The Kansas City Chamber of Commerce is on the hunt for the best small business in the region—also known as the “Mr. K” Small Business of the Year. This year marks the 25th Anniversary of the Small Business Celebration in which the “Mr. K” Award is included in. This celebration identifies the region’s best companies today and highlights the history of success for our small business award winners over the years. But how does the KC Chamber decide who the “Mr. K” Award goes to? What does it mean to be “Mr. K”? And most importantly, how can your small business get nominated?
In order to answer these questions, I had the opportunity to correspond with Brande Stitt, Director of Small Business and Entrepreneurship for the Kansas City Chamber of Commerce to get her input on the importance of the “Mr. K” Award during the Small Business Celebration.
What are the qualifications to be nominated for the “Mr. K” Small Business of the Year award?
There are four main qualifications in order to be nominated for the award. The small business must employ fewer than 250 employees, must have been in business for more than three years, must have majority ownership in the Kansas City area, and must exemplify the business principles of the late entrepreneur and philanthropist Ewing Marion Kauffman.
How does the Chamber decide who wins the “Mr. K” Small Business of the Year award?
We expect to receive over 1,000 nominations this year and those companies will have the opportunity to submit an application for our Small Business of the Year Award. We select the winner based on business growth or sustainability, how they treat their employees and a commitment to community service. Our judges try to follow the basic tenets that Ewing Marion Kauffman espoused for successful business development.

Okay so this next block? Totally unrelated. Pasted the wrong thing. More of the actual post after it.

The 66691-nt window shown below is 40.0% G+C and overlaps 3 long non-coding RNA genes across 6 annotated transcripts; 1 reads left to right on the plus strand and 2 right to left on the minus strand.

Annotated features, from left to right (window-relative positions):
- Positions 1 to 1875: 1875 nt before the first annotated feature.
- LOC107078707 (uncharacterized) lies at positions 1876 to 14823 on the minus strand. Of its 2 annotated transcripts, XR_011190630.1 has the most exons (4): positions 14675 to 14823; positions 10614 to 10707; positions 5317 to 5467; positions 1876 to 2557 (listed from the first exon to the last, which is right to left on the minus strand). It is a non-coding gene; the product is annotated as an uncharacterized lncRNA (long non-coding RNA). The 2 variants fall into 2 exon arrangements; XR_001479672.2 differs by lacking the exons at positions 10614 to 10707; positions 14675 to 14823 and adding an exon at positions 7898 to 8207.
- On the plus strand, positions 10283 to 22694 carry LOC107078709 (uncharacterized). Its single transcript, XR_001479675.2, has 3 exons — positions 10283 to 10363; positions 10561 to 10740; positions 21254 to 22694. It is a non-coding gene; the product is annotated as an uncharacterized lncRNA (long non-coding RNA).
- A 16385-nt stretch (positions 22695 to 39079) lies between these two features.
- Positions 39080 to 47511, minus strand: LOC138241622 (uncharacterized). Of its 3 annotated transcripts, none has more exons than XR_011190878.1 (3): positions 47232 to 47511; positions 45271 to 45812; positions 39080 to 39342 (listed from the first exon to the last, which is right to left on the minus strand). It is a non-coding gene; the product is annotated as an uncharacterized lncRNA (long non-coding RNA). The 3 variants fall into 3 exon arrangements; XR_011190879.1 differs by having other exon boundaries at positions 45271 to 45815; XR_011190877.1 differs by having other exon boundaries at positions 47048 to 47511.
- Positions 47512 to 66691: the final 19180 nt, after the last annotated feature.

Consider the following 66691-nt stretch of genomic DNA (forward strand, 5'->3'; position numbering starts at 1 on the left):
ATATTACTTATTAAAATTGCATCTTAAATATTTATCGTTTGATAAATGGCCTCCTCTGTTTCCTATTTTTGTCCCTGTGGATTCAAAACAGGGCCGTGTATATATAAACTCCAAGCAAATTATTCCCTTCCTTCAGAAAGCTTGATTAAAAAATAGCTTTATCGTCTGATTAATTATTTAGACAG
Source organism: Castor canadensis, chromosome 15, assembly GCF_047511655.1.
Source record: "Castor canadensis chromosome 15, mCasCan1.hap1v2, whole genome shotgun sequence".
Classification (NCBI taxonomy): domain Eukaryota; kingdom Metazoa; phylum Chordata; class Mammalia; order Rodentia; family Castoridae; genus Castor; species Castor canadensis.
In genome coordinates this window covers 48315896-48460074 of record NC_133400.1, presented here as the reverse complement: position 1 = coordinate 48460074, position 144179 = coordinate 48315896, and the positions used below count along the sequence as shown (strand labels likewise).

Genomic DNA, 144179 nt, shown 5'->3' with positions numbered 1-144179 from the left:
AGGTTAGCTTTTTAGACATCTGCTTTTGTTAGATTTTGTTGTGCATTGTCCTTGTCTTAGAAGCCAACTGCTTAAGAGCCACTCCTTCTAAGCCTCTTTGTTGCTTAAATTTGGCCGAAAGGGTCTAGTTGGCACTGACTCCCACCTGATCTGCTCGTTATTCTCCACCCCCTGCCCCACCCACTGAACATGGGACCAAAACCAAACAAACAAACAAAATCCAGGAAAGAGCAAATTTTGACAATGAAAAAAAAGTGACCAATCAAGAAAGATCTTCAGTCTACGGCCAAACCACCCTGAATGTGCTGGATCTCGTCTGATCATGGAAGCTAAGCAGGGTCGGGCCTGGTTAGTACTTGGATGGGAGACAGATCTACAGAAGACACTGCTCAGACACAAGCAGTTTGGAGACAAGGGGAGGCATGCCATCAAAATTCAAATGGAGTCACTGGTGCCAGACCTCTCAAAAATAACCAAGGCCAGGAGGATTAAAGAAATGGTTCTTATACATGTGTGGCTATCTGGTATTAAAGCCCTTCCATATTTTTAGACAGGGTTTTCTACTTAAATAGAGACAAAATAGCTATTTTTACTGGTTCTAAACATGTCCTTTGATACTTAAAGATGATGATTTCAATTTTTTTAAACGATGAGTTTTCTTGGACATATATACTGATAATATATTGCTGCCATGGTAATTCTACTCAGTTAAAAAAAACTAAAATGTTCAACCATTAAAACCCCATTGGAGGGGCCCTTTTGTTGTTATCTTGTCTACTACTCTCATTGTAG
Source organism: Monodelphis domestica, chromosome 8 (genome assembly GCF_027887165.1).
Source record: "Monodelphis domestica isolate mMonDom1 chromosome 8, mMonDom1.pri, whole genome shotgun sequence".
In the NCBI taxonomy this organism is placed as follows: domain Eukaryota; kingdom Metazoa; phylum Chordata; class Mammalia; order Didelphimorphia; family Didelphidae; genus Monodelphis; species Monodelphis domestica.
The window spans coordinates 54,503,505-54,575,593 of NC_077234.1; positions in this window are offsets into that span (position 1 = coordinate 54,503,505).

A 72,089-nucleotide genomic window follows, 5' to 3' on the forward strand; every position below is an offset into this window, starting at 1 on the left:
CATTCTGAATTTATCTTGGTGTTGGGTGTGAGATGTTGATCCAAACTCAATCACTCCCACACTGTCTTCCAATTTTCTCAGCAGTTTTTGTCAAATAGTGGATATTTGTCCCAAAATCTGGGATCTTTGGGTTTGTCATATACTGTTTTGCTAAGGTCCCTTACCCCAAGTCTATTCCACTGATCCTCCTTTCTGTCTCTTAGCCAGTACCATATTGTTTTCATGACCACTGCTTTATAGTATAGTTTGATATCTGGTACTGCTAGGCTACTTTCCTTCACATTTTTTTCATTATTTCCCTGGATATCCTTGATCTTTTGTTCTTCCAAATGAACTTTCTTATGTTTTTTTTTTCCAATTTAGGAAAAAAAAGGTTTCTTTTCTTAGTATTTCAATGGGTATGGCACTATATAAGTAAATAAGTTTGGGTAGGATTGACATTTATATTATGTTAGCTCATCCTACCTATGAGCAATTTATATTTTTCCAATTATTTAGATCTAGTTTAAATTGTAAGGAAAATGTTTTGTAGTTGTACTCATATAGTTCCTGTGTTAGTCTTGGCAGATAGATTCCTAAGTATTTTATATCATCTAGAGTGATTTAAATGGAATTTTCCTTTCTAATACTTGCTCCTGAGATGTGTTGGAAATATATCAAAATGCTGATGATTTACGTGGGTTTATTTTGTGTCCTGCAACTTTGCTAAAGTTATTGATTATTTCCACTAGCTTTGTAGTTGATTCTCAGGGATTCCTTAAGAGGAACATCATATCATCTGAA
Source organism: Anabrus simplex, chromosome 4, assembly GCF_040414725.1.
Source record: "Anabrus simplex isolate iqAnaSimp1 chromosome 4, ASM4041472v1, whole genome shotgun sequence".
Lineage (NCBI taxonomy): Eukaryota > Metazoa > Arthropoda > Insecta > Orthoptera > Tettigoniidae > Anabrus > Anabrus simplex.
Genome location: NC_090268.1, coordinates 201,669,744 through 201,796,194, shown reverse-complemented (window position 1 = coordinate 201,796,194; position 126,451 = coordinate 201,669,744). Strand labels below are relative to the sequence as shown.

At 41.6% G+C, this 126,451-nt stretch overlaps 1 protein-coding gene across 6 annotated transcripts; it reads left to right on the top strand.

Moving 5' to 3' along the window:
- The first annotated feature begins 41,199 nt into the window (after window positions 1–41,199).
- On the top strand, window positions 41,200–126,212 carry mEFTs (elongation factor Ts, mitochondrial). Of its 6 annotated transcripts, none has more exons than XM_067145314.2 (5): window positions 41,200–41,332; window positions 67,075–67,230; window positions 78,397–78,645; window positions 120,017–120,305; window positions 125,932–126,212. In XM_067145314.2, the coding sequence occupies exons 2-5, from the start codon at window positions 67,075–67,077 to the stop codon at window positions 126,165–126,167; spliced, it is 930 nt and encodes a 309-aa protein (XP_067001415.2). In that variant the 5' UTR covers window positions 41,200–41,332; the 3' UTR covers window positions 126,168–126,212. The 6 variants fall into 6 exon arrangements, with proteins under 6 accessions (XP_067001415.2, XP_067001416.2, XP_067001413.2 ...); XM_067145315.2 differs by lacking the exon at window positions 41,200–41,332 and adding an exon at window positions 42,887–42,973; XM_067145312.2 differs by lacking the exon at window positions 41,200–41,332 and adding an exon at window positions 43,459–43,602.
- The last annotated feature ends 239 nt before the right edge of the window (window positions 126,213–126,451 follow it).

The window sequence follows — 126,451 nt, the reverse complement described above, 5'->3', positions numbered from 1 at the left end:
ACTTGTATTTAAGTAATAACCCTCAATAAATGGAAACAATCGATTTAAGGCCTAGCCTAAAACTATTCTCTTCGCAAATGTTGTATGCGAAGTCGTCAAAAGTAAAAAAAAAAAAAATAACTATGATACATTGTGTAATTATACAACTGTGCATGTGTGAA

Who won the award last year?
With over 1,100 businesses nominated last year, defining one winner was tough. In the end, the “Mr. K” Small Business of the Year award went to the Athletic & Rehabilitation Center.
A word from Matt Condon, CEO of the Athletic & Rehabilitation Center:
“The Mr. K Small Business of the Year award is an experience that I, and ARC, will never forget. We have been overwhelmed by the congratulatory wishes that we continue to receive on a weekly basis, and elated by the exposure the award has given us as a company. What makes this award so special is that it is as much a recognition of how you have done things as it is about what you have accomplished. To be nominated, and to win, represents both a challenge to remain committed to Mr. K’s ideals of intelligence, integrity, and team work, and a profound honor that we will continue to celebrate for years to come.”
How do I nominate a business?
Hurry! The nomination deadline is December 1st, which gives you only a few more days to nominate your favorite small business for the award. The nomination form can be found on the Kansas City Chamber of Commerce’s website. All nominees will receive a note from The Chamber informing them of the nomination and inviting them to submit a formal application.
What else can we expect from the Kansas City Chamber during the Small Business Celebration and how can it help entrepreneurship in Kansas City?
We’re most excited to be celebrating the 25th Anniversary of the Small Business Celebration. What started as an awards luncheon event in 1986 is now three months of events with over 3,000 participants each year. Our hope for the 25th Anniversary is to highlight the strength of small business and entrepreneurs in our community and look at their contributions to Kansas City’s growth over the last 25 years.
For more information, contact Brande Stitt, director of small business and entrepreneurship at firstname.lastname@example.org. Be sure to nominate your favorite small business by December 1st and help us to reward the hard-working small businesses of Kansas City and its surrounding areas! Thanks for Thinking Big!
Written by Allison Way. Allison is a writer and videographer for Think Big Partners and bizperc, two of Kansas City's newest entrepreneurial resources. To read more of Allison's work, check out the Kansas City Entrepreneurship Examiner.